Every book has a conception story. Mine
begins with the shameless binge-watching of an MTV reality series called “Generation
Cryo.” Over the course of six episodes, the show follows 17-year-old Breeanna, daughter
of a lesbian couple who was conceived via sperm donation, on a search for her
genetic half-siblings. Thanks to the Donor Sibling Registry, Bree connects with
Jonah and Hilit and Jayme and Jesse and Paige and Molly and Will, and
ultimately brings everyone together to track down their biological father.
Prior to watching the show, I had only
a cursory understanding of sperm donation and its effects on families. I
understood the science, but I knew nothing of the emotional fallout—of how
angry and hurt and confused some donor-conceived children could grow up to be,
or how fraught the relationships with the non-biological parents who were
raising them could become. I was fascinated by the idea of a new “insta-family.”
Unlike children conceived via sperm donation prior to the 1990’s, today’s
generation of donor-conceived kids have access to Internet search engines,
registry websites, social media, and video chat technology, all of which allow
them to connect with their genetic half-siblings, and even with their sperm
donor, in a mind-blowingly short amount of time.
As a 21st century mom, psychology
major, and YA author, how could I not write a book about this?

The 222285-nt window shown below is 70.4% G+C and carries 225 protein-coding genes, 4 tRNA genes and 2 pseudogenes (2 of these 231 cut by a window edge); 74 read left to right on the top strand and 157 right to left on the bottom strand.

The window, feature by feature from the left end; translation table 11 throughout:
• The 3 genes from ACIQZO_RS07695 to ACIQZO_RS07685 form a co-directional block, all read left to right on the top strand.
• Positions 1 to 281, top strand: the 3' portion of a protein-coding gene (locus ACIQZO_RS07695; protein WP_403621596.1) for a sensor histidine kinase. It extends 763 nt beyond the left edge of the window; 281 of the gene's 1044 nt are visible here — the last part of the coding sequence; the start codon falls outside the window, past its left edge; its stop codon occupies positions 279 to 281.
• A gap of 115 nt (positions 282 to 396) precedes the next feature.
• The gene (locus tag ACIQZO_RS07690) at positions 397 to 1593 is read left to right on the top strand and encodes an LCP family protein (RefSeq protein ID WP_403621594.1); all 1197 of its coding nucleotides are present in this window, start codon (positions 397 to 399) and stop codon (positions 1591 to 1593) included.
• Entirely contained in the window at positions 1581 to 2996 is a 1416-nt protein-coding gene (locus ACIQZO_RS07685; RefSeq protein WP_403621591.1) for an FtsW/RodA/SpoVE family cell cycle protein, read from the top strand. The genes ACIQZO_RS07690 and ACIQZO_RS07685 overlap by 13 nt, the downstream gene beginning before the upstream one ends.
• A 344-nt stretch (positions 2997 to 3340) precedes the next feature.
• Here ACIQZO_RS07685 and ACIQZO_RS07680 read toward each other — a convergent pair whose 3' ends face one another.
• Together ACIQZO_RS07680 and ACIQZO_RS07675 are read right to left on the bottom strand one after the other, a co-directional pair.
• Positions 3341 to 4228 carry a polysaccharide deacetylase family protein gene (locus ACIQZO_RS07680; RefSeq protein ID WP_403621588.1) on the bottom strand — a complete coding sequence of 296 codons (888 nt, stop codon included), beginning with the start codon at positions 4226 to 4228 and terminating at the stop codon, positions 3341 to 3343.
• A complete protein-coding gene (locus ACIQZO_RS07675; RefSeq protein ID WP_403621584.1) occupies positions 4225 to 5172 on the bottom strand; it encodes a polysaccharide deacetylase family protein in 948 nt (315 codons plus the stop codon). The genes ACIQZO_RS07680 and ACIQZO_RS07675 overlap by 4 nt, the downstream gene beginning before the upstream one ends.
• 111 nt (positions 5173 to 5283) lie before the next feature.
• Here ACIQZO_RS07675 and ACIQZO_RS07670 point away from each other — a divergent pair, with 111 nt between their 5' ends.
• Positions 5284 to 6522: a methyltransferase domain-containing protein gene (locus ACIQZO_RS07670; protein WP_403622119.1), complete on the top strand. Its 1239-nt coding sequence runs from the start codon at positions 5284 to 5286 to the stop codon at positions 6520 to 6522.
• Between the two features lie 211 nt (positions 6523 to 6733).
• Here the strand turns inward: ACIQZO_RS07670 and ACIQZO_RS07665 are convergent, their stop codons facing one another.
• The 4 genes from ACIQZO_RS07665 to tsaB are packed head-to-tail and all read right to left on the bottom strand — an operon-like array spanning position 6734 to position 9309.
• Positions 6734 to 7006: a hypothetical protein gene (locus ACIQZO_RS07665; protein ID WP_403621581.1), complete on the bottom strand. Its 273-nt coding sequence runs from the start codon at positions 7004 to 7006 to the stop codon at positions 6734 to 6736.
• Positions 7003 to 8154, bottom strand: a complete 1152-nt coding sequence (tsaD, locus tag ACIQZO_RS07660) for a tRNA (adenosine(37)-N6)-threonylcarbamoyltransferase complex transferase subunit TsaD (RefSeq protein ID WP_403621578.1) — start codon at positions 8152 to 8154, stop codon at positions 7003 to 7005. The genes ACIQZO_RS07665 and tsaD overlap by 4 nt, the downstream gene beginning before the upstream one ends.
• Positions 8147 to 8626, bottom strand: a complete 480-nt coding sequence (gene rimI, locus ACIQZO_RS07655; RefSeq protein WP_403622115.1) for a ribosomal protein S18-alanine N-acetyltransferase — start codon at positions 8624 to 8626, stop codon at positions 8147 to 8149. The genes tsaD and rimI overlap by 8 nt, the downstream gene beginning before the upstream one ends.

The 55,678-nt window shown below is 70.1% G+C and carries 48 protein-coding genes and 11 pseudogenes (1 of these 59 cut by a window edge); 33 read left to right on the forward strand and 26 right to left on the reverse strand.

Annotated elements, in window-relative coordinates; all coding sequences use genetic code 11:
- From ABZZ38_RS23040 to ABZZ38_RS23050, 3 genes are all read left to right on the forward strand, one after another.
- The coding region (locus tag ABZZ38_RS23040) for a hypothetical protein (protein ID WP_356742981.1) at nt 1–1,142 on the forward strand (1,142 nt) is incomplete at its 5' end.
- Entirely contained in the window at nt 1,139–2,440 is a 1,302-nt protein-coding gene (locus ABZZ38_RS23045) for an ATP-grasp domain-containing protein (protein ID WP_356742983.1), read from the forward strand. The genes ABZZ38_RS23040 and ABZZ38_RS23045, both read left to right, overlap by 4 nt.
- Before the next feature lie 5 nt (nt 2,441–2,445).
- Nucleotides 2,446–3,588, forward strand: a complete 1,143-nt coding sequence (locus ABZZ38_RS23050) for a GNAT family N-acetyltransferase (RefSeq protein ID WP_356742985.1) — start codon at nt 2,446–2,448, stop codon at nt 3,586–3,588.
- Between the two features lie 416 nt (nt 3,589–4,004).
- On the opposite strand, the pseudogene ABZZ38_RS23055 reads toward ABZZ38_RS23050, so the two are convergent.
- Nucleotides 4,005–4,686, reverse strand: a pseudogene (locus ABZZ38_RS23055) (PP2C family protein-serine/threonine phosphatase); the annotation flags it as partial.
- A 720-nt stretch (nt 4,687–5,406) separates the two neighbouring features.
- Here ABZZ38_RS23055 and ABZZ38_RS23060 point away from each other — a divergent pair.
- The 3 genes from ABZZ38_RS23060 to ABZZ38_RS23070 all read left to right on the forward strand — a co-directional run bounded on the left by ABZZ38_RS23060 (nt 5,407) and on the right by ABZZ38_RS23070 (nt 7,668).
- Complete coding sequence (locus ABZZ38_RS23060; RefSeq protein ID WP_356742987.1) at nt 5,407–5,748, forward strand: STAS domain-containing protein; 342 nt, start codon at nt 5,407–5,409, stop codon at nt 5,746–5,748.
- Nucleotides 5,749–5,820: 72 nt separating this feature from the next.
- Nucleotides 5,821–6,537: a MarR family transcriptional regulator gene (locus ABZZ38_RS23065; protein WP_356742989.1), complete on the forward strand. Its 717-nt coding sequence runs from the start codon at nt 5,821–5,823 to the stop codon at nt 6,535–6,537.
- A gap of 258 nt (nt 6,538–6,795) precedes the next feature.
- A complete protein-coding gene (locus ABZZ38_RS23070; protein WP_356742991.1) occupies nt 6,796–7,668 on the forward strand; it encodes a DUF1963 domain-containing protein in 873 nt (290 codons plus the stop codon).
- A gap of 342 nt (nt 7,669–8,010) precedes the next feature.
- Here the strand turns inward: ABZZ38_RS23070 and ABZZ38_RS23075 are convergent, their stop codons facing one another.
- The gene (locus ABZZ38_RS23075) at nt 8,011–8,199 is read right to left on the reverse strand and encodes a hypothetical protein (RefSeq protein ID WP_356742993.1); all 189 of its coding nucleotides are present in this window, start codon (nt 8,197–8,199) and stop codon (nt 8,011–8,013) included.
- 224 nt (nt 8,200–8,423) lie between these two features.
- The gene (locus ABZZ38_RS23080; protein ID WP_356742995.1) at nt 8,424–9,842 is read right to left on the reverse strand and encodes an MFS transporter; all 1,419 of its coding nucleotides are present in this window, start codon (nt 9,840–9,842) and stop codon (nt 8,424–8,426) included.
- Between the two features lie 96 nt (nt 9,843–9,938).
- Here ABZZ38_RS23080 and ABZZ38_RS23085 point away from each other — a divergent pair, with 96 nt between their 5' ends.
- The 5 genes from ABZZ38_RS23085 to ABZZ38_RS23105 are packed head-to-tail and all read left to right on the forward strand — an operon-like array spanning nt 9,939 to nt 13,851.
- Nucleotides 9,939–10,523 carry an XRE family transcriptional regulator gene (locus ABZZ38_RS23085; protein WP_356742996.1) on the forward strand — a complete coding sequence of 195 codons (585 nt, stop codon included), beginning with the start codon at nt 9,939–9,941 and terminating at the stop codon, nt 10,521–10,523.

The most important
thing I can do as an author of children’s books is offer stories that open
communication between child and parent. In my Kissing Hand series, it is Mrs.
Raccoon who helps Chester through his many issues and difficulties beginning
with separation anxiety. Other books in the series deal with new siblings,
moving, bullying, dying, fear of speaking in front of others and wanting to
return home during a sleep over. These are issues all children face, but with
the help of books and characters like Chester Raccoon, and the caretakers and
teachers who bring them to life, children can face issues armed with
understanding and a sense of self.
When writing, I
often think about the brilliant diversity of color and sound, shape and size,
and speed and agility that is present in the animal kingdom. Most people
embrace these amazing differences with open minds and without prejudice. It is
because we all too often close our minds to the beautiful diversity in people
that I stay within the animal kingdom when writing my children’s books.